This August, the Johnson & Johnson (J&J) Campaign for Nursing’s Future was thrilled to host 12 Japanese and two U.S. nursing students as part of the Tomodachi J&J Disaster Nurse Training Program, a three-year initiative to help support leadership development and disaster medicine training for nurses through a partnership between the U.S. Japan Council, Children’s National Health System, J&J Japan and J&J Corporate.
The first leg of the two-week U.S. study tour was concentrated in the New York City metropolitan region, where students toured the 9/11 Memorial and the United Nations, and took a trip to the Jersey shore to learn about relief efforts from Hurricane Sandy. The students also spent a busy day at J&J World Headquarters in New Brunswick, N.J. After an Emergency Room (ER) trauma simulation at Rutgers University School of Nursing, the group came back to the J&J campus for a lunch-and-learn session with presentations from nurses from Janssen Pharmaceutical Companies of Johnson & Johnson, nursing students from the National Student Nurses’ Association and J&J executives about the Campaign for Nursing’s Future, J&J’s rich history in wound care, and its global and national efforts in emergency situations and more. The trip ended with an exciting week in Washington, D.C. with visits to Fairfax County Search and Rescue, the National Institutes of Health (NIH), the American Red Cross headquarters and Wide Area Virtual Environment (WAVE), a large-scale simulator that the US government uses to train medical teams in battlefield and natural disaster scenarios.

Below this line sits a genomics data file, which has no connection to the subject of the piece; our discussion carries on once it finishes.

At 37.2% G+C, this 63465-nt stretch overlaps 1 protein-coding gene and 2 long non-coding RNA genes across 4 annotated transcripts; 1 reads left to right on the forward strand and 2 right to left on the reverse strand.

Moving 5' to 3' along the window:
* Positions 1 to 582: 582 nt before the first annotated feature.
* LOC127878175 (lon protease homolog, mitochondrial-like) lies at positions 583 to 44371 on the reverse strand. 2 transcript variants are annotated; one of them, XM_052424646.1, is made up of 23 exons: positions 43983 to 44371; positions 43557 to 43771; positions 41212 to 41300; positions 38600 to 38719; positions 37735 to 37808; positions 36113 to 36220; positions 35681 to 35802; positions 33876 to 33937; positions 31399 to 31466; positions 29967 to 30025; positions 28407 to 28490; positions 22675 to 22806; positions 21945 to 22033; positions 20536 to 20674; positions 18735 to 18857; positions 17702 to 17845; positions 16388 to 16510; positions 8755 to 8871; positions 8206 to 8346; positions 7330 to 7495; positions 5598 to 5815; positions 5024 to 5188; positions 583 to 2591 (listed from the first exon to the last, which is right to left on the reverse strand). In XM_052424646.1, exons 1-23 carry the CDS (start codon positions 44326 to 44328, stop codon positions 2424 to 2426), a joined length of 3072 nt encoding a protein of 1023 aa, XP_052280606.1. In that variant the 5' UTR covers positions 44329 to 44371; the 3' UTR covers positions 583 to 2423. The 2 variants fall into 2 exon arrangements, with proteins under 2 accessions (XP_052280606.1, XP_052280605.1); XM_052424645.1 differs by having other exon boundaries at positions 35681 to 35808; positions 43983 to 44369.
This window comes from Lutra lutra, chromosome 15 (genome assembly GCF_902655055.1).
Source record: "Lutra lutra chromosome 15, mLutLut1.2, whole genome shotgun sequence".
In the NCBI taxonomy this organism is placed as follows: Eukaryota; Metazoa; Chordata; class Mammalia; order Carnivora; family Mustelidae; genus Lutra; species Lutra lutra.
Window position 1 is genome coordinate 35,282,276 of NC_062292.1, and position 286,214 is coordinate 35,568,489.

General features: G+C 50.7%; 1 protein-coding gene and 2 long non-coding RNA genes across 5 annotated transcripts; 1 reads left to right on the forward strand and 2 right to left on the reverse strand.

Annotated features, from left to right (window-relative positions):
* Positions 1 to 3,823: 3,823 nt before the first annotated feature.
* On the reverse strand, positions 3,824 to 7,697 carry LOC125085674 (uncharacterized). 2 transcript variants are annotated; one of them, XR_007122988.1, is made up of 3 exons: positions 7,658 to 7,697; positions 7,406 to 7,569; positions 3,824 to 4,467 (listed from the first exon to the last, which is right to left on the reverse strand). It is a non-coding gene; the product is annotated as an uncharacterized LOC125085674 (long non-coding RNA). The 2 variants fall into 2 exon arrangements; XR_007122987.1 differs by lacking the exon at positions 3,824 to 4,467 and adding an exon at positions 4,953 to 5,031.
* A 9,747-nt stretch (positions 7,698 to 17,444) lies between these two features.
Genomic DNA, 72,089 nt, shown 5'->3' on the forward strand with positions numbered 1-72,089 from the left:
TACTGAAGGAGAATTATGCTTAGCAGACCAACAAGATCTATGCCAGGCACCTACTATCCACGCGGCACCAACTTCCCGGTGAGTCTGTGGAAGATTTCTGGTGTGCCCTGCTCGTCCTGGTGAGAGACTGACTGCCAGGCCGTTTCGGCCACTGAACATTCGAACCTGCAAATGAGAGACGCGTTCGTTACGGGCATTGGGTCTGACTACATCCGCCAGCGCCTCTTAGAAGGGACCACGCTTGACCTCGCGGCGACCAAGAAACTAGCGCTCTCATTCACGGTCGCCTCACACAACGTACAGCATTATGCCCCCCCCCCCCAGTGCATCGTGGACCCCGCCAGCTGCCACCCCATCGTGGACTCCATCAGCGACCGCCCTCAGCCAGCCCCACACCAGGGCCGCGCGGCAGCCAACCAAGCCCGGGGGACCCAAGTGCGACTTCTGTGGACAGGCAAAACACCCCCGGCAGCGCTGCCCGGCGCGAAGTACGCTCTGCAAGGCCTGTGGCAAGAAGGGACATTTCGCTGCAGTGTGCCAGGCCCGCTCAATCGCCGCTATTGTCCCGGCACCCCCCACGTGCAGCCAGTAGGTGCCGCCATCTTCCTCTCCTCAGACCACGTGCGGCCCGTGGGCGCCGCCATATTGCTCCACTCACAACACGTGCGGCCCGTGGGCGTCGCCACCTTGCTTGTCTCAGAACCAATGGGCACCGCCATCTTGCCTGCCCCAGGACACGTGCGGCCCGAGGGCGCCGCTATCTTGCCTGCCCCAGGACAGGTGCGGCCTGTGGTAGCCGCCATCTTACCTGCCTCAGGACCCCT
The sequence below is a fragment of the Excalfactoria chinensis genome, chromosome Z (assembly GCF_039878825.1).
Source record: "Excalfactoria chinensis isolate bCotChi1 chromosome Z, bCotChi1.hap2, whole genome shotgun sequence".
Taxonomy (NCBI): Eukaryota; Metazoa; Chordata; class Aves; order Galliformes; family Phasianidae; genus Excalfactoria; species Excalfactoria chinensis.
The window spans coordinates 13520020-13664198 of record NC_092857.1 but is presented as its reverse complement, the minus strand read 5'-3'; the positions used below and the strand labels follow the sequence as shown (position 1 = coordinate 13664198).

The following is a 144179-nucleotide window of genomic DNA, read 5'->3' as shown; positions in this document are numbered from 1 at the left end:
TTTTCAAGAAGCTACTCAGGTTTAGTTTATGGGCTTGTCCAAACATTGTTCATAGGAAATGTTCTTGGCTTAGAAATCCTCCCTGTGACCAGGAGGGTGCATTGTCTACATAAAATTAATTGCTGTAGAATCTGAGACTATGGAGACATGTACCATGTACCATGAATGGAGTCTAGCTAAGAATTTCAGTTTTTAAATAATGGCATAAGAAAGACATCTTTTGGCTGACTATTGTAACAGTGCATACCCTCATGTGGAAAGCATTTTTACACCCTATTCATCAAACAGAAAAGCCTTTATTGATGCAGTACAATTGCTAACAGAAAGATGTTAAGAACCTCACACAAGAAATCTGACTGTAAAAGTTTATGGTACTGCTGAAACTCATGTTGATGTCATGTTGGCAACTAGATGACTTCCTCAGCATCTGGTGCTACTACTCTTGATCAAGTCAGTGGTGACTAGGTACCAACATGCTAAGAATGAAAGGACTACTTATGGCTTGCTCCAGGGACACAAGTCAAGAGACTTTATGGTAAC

In addition to providing hands-on, educational experiences with many people impacted by disasters, the program also helps foster long-term relationships between the Japanese students and their counterparts here in the U.S. so they can continue to exchange ideas throughout their careers. We hope that the knowledge and learnings from this trip will have a life-long impact on all of these students in their day-to-day professional lives as they continue to make a difference for patients around the world.